1. Plant fiber or animal fiber

Plant fibers need a different technique to be dyed than animal (protein) fibers. The dyes will work less bright and vibrant on cotton or linen. Acid dyes will dye any wool bright and vibrant and the dyed yarn is resisted to light and water. Here at SKEINO we are “acid dyers” and prefer animal fibers on our dye table. Several yarns are blends with plant fibers such as bamboo or Tencel. Because of the blended fiber, the yarn becomes a silvery shine and appears more pastel.

  1. Superwash or not?

Superwash yarns are treated to be cleaned in a washer. Because of this process the dyes are able to color a yarn much darker and brighter. Untreated yarns are also easy to dye, but with more dyes and the colors will be softer. The dyer must know the yarn before mixing the dyes.

  1. Personal taste

Every person has a different taste and there can be no criticism to that. As a dyer however you have to take into account that just because you don’t like light green, your customers might not feel the same way. A personal touch is great and wanted but at SKEINO we always try to cover a broad palette for our colorways.

  1. Fashion trends

If you have been knitting for a long time you know that the fashion industry is constantly repeating itself or, in a more positive way, it takes inspiration from the past. However there are seasons and there are trends that can’t be denied. A dyer does good to know these trends, deciding if they should follow them or ignore them.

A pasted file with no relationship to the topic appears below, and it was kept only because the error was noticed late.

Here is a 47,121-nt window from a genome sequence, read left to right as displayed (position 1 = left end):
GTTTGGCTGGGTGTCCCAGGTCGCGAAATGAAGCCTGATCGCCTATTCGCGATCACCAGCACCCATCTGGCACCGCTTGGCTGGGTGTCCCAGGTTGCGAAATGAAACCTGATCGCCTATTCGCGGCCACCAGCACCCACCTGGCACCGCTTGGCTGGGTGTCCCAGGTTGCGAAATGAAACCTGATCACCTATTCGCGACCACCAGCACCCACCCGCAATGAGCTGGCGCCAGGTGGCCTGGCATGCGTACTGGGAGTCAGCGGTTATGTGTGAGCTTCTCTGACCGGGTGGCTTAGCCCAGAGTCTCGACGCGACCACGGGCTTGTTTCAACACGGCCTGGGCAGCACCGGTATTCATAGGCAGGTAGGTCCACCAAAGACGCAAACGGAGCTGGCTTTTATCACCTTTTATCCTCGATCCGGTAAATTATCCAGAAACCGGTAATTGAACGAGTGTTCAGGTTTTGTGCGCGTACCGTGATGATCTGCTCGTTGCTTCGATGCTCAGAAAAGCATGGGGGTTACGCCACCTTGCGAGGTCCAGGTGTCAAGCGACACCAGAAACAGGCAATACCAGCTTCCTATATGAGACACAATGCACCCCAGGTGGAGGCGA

All these aspects need to be brought together to create a new colorway. Sounds like a lot, huh? Here at SKEINO we try to cover all aspects, tastes and (some of) what the fashion industry tells us.

Besides all of this, we’re bold enough to have our very own colorways. We’re happy to say that our customers compliment what we create and so it’s easy to keep going.

Be assured that all our yarns and knitting kits were carefully designed to achieve the best result when being hand dyed.

I want to encourage all of you, to pick your most favorable color. Remember what you like to wear and how a new shawl would fit into this color range. You’re going to put all your skills and time into the new piece and we always like to know that you’re happy with your color choice.

So… What should we create next? Is there anything your would like to see? Let me know in the comment section!

Happy Knitting!

Bjorn

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7 thoughts on “10 RULES WHEN DYEING YARN – HOW WE CREATE OUR COLORWAYS

  1. I’d like to have a gradient with long color transitions in two different types of yarns. The yarns could be paired making really interesting fabric.

    • Thank you Marcia,
      There is just something like that in the making for the winter season. All muted colors in the black, white and beige areas. It won’t be two different types of yarns but super soft baby alpaca. If you haven’t done so yet, consider subscribing to our weekly newsletter on http://www.skeino.com so you won’t miss the kit when it’s published. Thx!

  2. At first, thank you for al the great work you do at the Skeino-facilitys.

    I’m hoping for a gradient sweater pattern, knit top down and with enough options to make sleeves longer and or bodice longer. I myself am a 6’4″ girl so finding an easy pattern to make perfect for me would definitly be nice.

    Thank you Skeino!